Coming into the new day, we find a people in the attitude of prayer and praise being the first recipients of the Holy Spirit (Acts 1:14). Of the first body of spirit-filled believers it is said that “they continued …steadfastly … in prayers” (Acts 2:42). The first persecution of the Christians precipitated a great Church-wide prayer meeting where the company of believers “lifted up their voice to God with one accord” (Acts 4:24). Prayer was partially responsible for the formation of the first deacon’s board, as the apostles, finding that they could not take care of all the church work, urged the choosing of seven men to take care of the business, that they might “give themselves to prayer and to the ministry of the Word” (Acts 6:4). Nor were these first deacons committed to their job in any secular spirit but were considered as part of a spiritual economy, for they were “set before the apostles and when they had prayer, they laid their hands on them” (Acts 6:6). All through the Acts of the Apostles, which is the only authentic history of the early Church which we have, we can trace the preminent place and the great importance of prayer.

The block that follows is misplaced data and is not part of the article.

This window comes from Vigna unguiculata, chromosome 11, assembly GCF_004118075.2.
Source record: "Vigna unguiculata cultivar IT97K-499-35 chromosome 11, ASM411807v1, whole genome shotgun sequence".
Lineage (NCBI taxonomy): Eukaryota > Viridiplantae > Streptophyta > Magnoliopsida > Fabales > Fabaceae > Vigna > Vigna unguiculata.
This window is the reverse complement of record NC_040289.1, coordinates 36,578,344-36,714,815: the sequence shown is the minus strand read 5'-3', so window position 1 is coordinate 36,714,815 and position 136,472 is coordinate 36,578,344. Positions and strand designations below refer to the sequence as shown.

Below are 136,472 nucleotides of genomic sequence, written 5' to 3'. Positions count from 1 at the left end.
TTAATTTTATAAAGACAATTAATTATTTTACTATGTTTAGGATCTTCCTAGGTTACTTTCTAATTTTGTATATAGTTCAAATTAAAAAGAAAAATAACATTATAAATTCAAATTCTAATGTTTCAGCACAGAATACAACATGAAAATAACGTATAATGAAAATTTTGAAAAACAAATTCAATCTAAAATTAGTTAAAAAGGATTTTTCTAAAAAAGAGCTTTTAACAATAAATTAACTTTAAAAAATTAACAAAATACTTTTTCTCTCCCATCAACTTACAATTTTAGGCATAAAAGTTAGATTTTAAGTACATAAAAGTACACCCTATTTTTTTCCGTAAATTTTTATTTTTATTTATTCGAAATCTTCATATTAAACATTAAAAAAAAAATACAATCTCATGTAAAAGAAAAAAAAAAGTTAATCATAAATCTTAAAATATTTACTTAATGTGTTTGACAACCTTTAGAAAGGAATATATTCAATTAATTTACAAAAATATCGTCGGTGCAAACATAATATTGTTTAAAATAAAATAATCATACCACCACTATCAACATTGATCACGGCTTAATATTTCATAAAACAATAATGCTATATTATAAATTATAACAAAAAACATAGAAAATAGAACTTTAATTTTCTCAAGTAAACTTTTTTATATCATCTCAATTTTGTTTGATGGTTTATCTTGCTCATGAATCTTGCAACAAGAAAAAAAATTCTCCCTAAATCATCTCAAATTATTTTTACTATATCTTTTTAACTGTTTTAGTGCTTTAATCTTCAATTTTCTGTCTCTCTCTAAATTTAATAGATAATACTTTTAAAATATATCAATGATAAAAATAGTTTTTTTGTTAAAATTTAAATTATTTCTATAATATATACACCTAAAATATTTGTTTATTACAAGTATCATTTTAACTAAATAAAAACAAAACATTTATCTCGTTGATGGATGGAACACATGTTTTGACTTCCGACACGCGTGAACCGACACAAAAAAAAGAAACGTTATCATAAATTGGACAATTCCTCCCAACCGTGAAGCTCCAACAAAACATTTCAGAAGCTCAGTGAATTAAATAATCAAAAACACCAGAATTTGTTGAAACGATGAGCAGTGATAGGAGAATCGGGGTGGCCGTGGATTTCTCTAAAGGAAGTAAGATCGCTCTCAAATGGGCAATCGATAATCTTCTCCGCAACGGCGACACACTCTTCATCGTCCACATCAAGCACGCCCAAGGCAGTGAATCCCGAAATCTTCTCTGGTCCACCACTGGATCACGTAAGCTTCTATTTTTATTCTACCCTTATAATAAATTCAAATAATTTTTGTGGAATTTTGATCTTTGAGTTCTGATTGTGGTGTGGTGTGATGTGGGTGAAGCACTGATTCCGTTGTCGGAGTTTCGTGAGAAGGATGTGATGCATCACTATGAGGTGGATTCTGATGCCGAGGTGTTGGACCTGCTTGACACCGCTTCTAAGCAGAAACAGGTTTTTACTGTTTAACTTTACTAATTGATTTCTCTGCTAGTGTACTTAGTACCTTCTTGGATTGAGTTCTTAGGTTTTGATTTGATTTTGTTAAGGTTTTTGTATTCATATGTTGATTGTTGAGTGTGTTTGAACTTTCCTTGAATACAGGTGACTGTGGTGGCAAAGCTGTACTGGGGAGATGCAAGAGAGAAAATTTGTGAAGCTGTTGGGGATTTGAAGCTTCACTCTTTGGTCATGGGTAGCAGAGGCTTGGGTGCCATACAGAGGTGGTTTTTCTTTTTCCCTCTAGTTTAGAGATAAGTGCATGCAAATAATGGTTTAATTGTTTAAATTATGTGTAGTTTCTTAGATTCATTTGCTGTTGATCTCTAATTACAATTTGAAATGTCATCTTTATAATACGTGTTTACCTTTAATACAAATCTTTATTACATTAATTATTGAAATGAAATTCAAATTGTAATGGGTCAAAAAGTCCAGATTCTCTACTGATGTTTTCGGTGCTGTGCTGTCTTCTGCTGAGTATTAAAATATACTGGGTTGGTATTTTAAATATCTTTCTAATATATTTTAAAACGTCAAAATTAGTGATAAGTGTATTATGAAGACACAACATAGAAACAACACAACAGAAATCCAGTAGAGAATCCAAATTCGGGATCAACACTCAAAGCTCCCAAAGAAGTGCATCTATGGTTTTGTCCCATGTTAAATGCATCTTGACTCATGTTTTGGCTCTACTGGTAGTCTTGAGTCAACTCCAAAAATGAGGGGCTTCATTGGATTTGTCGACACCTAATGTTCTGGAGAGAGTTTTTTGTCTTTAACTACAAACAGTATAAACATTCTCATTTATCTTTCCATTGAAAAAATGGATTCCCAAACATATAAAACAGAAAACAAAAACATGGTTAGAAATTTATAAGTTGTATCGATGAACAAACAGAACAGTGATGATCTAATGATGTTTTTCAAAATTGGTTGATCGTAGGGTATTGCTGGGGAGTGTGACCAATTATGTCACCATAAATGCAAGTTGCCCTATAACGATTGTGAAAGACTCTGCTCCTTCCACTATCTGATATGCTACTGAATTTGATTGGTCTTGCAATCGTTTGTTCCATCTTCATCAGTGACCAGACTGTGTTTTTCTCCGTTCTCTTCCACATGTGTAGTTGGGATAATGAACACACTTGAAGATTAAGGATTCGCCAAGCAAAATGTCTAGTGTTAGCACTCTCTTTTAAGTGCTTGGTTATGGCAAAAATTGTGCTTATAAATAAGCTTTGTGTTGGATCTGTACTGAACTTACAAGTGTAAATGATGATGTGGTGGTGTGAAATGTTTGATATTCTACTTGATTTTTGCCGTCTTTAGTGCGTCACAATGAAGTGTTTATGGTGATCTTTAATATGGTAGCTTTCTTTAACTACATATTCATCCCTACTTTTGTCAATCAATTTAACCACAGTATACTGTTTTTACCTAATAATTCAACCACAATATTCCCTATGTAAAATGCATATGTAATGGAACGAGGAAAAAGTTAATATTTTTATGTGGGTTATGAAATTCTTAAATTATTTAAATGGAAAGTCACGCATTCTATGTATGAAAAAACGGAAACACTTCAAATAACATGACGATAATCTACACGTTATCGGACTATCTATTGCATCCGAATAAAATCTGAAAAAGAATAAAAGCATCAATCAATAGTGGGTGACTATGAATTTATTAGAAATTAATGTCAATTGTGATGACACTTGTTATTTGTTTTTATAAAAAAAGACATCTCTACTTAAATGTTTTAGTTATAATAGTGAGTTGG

Coming into the Epistles, which were letters from the apostles to churches composed of born-again and established believers, we find the same emphasis on prayer. Prayer is not the practice of spiritual immaturity but it is the very life attitude of a committed believer. A Christian, according to Paul, is “praying always with all prayer and supplication” (Ephesians 6:18).